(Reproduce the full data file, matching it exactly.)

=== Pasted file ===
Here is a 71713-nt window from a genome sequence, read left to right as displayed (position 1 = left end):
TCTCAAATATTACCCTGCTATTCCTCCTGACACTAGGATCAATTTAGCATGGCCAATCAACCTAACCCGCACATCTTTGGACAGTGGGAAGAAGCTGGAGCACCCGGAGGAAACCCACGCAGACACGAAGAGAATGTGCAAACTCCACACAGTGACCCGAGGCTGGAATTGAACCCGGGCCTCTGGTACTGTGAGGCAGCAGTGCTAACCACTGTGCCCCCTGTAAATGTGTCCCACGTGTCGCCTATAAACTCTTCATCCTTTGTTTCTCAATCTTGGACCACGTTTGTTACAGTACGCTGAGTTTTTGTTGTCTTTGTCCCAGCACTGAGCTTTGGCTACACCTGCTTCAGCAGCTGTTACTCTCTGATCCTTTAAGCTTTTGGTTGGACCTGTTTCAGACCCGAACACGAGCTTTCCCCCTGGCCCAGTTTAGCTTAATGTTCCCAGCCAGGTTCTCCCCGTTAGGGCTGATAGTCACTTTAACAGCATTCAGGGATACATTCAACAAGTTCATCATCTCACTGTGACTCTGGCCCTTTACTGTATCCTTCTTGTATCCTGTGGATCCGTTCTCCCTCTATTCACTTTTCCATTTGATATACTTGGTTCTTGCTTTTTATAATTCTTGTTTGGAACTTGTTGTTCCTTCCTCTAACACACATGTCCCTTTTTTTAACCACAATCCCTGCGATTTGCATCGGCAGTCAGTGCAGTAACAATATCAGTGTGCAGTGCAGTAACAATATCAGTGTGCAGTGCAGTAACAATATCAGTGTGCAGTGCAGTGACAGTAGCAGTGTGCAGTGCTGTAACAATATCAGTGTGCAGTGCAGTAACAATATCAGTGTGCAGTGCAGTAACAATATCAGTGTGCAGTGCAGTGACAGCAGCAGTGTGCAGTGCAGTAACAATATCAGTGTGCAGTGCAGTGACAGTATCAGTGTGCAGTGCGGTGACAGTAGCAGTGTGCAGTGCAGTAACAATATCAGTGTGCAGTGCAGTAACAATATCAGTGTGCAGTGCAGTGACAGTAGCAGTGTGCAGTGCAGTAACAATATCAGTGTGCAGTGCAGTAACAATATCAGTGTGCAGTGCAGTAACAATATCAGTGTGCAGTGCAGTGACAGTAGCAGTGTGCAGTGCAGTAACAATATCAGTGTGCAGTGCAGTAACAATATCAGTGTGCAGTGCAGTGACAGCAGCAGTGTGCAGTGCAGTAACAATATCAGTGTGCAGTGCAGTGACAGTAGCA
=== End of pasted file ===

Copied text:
Here is a 71713-nt window from a genome sequence, read left to right as displayed (position 1 = left end):
TCTCAAATATTACCCTGCTATTCCTCCTGACACTAGGATCAATTTAGCATGGCCAATCAACCTAACCCGCACATCTTTGGACAGTGGGAAGAAGCTGGAGCACCCGGAGGAAACCCACGCAGACACGAAGAGAATGTGCAAACTCCACACAGTGACCCGAGGCTGGAATTGAACCCGGGCCTCTGGTACTGTGAGGCAGCAGTGCTAACCACTGTGCCCCCTGTAAATGTGTCCCACGTGTCGCCTATAAACTCTTCATCCTTTGTTTCTCAATCTTGGACCACGTTTGTTACAGTACGCTGAGTTTTTGTTGTCTTTGTCCCAGCACTGAGCTTTGGCTACACCTGCTTCAGCAGCTGTTACTCTCTGATCCTTTAAGCTTTTGGTTGGACCTGTTTCAGACCCGAACACGAGCTTTCCCCCTGGCCCAGTTTAGCTTAATGTTCCCAGCCAGGTTCTCCCCGTTAGGGCTGATAGTCACTTTAACAGCATTCAGGGATACATTCAACAAGTTCATCATCTCACTGTGACTCTGGCCCTTTACTGTATCCTTCTTGTATCCTGTGGATCCGTTCTCCCTCTATTCACTTTTCCATTTGATATACTTGGTTCTTGCTTTTTATAATTCTTGTTTGGAACTTGTTGTTCCTTCCTCTAACACACATGTCCCTTTTTTTAACCACAATCCCTGCGATTTGCATCGGCAGTCAGTGCAGTAACAATATCAGTGTGCAGTGCAGTAACAATATCAGTGTGCAGTGCAGTAACAATATCAGTGTGCAGTGCAGTGACAGTAGCAGTGTGCAGTGCTGTAACAATATCAGTGTGCAGTGCAGTAACAATATCAGTGTGCAGTGCAGTAACAATATCAGTGTGCAGTGCAGTGACAGCAGCAGTGTGCAGTGCAGTAACAATATCAGTGTGCAGTGCAGTGACAGTATCAGTGTGCAGTGCGGTGACAGTAGCAGTGTGCAGTGCAGTAACAATATCAGTGTGCAGTGCAGTAACAATATCAGTGTGCAGTGCAGTGACAGTAGCAGTGTGCAGTGCAGTAACAATATCAGTGTGCAGTGCAGTAACAATATCAGTGTGCAGTGCAGTAACAATATCAGTGTGCAGTGCAGTGACAGTAGCAGTGTGCAGTGCAGTAACAATATCAGTGTGCAGTGCAGTAACAATATCAGTGTGCAGTGCAGTGACAGCAGCAGTGTGCAGTGCAGTAACAATATCAGTGTGCAGTGCAGTGACAGTAGCA